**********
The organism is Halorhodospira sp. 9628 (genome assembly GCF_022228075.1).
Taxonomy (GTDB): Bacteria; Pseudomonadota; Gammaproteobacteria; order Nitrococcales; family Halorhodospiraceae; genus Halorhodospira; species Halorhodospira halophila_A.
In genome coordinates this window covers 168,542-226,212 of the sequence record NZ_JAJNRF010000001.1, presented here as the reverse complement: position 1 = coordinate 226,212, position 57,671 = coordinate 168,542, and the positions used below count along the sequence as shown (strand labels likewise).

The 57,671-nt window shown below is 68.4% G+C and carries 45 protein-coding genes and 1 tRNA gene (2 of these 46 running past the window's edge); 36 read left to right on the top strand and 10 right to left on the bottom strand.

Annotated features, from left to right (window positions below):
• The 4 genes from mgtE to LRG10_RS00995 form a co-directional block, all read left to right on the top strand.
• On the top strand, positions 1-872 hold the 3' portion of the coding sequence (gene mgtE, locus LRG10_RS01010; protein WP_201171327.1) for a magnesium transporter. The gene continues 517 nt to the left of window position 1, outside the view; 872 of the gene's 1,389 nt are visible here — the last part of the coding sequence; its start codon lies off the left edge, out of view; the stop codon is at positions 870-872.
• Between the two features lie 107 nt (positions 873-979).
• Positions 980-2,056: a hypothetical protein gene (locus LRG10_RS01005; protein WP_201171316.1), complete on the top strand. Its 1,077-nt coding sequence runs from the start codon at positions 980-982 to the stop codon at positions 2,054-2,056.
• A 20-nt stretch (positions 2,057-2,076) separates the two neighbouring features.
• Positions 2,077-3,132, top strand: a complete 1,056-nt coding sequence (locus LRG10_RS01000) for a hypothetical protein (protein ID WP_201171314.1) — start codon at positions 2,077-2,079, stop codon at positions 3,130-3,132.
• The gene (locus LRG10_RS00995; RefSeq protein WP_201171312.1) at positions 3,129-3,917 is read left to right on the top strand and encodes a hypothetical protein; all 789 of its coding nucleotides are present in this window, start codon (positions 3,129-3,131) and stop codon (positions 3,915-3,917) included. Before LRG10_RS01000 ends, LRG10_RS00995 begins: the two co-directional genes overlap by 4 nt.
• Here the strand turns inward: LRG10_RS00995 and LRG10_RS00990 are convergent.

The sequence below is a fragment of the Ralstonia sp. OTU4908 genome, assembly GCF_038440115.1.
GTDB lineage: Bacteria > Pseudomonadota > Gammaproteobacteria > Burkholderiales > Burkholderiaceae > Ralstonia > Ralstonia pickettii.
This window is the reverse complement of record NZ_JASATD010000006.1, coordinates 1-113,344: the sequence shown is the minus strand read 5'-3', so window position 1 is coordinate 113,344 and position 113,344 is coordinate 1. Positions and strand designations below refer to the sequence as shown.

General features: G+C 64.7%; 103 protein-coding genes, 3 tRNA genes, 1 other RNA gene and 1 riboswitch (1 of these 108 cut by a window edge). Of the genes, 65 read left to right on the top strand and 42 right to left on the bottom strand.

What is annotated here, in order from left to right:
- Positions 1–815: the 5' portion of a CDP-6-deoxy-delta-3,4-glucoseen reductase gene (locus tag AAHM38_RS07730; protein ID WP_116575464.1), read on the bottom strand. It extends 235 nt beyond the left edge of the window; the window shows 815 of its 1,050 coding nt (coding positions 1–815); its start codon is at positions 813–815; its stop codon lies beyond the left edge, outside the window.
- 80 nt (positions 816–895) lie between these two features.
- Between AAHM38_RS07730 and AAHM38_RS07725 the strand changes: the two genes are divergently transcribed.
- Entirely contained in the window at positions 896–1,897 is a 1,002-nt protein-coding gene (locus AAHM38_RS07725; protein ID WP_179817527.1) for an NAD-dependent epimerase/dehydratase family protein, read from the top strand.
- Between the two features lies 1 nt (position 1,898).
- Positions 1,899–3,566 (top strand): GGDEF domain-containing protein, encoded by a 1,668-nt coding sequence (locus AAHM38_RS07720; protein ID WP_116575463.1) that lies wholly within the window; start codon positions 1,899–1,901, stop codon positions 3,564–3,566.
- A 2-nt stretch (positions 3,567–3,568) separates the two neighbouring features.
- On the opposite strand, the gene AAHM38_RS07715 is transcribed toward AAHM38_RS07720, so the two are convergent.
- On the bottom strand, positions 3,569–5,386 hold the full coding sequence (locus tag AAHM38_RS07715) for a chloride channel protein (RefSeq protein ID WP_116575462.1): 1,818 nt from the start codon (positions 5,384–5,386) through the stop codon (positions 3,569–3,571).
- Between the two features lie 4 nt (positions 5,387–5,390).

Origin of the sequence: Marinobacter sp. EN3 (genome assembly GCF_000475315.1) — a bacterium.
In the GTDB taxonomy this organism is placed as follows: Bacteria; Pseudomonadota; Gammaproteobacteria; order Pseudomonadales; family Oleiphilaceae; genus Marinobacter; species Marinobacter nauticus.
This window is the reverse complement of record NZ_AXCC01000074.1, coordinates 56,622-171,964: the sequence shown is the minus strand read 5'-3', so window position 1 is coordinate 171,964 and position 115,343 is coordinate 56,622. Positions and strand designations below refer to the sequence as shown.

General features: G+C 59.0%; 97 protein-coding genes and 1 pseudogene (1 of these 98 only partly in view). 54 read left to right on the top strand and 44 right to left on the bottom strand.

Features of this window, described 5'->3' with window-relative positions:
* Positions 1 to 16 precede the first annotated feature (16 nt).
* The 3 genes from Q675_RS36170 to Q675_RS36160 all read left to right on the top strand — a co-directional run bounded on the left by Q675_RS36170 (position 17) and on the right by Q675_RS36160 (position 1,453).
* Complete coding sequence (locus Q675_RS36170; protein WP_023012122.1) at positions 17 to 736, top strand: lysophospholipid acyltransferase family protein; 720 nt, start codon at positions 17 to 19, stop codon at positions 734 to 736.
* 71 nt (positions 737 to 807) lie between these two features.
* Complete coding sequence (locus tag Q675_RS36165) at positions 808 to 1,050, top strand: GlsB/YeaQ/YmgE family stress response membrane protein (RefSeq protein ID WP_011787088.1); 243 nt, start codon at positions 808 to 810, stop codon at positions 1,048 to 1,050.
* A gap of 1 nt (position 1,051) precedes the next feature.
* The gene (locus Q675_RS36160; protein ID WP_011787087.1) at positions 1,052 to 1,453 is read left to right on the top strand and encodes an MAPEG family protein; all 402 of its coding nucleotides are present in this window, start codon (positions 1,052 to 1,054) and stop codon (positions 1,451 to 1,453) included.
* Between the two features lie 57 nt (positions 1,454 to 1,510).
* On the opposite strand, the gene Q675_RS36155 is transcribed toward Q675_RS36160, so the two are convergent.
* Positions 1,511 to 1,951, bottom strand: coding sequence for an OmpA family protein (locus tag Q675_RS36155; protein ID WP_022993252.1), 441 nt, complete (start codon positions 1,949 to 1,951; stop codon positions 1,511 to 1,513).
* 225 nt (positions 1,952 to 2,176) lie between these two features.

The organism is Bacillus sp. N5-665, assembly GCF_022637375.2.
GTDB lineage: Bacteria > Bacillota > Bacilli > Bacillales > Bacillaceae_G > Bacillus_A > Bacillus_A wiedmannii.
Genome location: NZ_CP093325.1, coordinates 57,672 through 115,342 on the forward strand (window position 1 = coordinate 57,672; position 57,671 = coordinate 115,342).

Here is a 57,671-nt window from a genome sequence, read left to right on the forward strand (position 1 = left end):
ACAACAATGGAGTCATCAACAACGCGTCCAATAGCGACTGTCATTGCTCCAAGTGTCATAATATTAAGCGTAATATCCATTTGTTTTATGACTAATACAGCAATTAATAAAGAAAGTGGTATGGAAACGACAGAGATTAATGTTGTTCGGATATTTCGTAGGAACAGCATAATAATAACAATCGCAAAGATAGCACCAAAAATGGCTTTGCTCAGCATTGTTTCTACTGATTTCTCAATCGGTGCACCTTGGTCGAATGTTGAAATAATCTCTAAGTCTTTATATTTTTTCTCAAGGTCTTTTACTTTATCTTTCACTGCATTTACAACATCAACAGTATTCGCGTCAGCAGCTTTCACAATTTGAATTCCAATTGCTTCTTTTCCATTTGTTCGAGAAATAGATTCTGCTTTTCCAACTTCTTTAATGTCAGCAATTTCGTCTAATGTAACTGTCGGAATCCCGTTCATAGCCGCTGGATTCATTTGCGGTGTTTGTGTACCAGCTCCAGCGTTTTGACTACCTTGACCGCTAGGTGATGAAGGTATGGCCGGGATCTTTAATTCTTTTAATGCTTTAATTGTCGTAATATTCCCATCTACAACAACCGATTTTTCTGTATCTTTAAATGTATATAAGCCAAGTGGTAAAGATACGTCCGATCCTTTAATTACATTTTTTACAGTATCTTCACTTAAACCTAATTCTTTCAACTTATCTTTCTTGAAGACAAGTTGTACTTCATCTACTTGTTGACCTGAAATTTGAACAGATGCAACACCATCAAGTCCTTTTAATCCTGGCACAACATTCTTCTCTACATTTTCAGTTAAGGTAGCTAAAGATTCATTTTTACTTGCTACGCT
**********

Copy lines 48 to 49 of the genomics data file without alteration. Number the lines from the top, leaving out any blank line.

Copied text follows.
Here is a 57,671-nt window from a genome sequence, read left to right on the forward strand (position 1 = left end):
ACAACAATGGAGTCATCAACAACGCGTCCAATAGCGACTGTCATTGCTCCAAGTGTCATAATATTAAGCGTAATATCCATTTGTTTTATGACTAATACAGCAATTAATAAAGAAAGTGGTATGGAAACGACAGAGATTAATGTTGTTCGGATATTTCGTAGGAACAGCATAATAATAACAATCGCAAAGATAGCACCAAAAATGGCTTTGCTCAGCATTGTTTCTACTGATTTCTCAATCGGTGCACCTTGGTCGAATGTTGAAATAATCTCTAAGTCTTTATATTTTTTCTCAAGGTCTTTTACTTTATCTTTCACTGCATTTACAACATCAACAGTATTCGCGTCAGCAGCTTTCACAATTTGAATTCCAATTGCTTCTTTTCCATTTGTTCGAGAAATAGATTCTGCTTTTCCAACTTCTTTAATGTCAGCAATTTCGTCTAATGTAACTGTCGGAATCCCGTTCATAGCCGCTGGATTCATTTGCGGTGTTTGTGTACCAGCTCCAGCGTTTTGACTACCTTGACCGCTAGGTGATGAAGGTATGGCCGGGATCTTTAATTCTTTTAATGCTTTAATTGTCGTAATATTCCCATCTACAACAACCGATTTTTCTGTATCTTTAAATGTATATAAGCCAAGTGGTAAAGATACGTCCGATCCTTTAATTACATTTTTTACAGTATCTTCACTTAAACCTAATTCTTTCAACTTATCTTTCTTGAAGACAAGTTGTACTTCATCTACTTGTTGACCTGAAATTTGAACAGATGCAACACCATCAAGTCCTTTTAATCCTGGCACAACATTCTTCTCTACATTTTCAGTTAAGGTAGCTAAAGATTCATTTTTACTTGCTACGCT